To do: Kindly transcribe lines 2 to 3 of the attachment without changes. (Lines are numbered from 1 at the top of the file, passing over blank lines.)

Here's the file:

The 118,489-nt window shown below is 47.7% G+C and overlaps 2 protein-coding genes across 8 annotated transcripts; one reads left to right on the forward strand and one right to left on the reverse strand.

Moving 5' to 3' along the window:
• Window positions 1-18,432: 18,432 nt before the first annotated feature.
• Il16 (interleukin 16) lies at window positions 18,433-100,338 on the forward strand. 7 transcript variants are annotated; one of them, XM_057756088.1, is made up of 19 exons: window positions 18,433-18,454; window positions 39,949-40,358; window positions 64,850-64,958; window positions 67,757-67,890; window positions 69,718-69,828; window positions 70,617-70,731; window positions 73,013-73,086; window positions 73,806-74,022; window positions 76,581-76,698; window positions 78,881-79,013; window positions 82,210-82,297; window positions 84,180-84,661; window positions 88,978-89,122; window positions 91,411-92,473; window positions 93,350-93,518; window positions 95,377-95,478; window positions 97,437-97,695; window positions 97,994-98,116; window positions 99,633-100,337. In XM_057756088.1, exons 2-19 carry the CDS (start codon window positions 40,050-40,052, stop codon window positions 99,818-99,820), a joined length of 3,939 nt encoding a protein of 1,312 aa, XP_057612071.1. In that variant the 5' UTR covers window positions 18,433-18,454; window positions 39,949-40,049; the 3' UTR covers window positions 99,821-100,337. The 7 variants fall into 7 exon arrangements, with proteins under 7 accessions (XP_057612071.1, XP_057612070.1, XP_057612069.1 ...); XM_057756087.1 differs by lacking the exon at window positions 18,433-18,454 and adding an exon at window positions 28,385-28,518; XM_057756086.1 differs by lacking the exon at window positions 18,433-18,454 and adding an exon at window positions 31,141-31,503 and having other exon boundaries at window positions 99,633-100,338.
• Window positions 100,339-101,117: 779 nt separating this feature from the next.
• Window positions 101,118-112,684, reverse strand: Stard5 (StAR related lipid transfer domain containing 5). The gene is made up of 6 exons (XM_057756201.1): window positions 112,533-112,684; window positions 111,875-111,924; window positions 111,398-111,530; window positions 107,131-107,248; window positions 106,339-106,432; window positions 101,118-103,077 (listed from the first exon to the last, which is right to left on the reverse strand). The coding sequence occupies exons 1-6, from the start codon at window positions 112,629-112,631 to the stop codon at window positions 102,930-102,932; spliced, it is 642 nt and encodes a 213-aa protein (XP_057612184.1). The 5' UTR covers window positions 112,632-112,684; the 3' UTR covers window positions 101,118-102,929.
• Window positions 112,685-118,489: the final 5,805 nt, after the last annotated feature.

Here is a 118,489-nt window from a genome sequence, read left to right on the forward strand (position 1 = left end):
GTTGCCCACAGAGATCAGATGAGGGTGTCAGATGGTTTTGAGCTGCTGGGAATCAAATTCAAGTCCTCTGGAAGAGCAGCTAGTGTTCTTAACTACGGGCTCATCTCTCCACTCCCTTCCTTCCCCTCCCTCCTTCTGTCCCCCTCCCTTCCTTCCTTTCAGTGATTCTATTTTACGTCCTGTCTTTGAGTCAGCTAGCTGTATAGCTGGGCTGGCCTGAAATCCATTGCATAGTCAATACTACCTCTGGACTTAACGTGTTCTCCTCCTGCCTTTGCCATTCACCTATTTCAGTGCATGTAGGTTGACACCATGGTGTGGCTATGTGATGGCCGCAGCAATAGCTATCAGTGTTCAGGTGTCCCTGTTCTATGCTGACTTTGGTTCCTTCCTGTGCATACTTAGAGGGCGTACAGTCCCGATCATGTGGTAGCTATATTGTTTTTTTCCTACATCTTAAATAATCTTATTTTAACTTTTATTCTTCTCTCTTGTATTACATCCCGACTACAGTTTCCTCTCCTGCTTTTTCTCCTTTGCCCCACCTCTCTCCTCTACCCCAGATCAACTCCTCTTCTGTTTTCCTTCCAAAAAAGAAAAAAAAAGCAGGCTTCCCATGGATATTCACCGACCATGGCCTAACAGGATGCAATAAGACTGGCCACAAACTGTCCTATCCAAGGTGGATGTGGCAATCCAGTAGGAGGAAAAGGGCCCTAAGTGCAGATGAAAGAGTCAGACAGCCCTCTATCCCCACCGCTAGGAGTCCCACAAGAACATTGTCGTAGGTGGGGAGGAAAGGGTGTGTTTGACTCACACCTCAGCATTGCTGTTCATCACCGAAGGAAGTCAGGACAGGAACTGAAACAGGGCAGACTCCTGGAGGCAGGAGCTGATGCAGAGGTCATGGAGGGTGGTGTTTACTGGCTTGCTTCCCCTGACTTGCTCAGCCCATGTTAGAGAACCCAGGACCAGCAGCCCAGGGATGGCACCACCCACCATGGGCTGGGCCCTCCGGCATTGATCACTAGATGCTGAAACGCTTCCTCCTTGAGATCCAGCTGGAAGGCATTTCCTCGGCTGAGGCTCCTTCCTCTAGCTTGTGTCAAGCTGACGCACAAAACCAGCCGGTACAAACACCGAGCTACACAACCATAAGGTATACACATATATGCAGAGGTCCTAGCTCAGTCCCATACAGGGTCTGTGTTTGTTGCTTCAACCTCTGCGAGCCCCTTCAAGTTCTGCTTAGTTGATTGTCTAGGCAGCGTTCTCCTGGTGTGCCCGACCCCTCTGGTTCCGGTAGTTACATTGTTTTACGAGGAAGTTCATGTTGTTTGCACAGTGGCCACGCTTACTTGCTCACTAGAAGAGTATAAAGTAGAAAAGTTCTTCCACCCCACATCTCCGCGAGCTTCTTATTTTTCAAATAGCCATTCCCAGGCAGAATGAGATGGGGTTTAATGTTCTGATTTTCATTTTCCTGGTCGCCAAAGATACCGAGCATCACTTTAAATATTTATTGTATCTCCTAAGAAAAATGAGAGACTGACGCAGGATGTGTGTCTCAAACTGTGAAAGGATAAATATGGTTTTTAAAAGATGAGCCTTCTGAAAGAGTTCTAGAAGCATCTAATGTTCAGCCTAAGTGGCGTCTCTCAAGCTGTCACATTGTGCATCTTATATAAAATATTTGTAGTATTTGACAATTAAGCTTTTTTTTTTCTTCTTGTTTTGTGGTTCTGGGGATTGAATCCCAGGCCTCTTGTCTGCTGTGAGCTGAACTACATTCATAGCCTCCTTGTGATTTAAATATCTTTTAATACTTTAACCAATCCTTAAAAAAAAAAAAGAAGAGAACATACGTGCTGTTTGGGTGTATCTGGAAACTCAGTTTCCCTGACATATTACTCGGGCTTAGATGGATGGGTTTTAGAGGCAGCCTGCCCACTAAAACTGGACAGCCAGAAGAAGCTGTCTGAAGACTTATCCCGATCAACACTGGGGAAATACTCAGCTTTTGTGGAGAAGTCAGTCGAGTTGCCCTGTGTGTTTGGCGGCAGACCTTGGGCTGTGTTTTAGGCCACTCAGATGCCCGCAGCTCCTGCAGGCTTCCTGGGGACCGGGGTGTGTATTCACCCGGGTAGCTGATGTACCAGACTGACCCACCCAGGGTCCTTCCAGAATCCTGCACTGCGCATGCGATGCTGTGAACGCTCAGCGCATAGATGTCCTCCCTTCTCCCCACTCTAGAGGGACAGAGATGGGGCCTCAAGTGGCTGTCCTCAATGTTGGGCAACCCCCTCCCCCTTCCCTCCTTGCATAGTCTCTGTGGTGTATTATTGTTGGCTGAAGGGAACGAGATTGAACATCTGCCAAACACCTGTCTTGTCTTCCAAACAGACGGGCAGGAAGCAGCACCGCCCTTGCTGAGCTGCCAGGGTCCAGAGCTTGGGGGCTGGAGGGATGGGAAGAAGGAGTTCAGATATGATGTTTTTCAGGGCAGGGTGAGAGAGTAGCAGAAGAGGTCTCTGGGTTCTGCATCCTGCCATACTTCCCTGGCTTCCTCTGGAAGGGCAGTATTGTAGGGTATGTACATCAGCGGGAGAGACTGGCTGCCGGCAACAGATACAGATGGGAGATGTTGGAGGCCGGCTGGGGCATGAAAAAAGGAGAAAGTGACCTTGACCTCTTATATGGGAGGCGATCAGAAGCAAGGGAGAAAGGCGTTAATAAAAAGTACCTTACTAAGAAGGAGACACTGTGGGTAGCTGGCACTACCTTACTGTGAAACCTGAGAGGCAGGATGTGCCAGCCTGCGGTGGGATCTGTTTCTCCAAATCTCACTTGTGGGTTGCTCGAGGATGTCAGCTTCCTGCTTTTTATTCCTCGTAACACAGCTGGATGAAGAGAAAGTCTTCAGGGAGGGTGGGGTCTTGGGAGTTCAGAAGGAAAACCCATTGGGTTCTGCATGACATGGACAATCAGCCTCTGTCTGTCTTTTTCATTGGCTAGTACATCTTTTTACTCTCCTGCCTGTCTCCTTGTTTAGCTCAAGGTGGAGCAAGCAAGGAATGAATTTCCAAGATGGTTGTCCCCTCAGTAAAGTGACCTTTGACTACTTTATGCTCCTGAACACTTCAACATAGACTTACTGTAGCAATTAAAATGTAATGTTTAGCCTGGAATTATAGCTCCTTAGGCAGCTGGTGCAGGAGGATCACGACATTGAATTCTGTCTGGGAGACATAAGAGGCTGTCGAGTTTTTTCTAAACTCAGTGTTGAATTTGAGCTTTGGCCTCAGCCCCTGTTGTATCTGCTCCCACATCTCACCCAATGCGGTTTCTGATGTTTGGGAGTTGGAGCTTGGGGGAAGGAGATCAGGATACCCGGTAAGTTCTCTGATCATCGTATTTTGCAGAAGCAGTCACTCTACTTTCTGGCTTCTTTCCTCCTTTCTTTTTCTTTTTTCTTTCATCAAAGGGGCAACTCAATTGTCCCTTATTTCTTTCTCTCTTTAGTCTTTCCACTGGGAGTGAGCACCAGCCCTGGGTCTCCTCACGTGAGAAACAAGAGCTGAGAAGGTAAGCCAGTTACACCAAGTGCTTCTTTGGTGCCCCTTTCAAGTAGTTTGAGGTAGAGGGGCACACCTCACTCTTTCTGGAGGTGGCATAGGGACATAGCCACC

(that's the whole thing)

Moving 5' to 3' along the window:
• Window positions 1-18,432: 18,432 nt before the first annotated feature.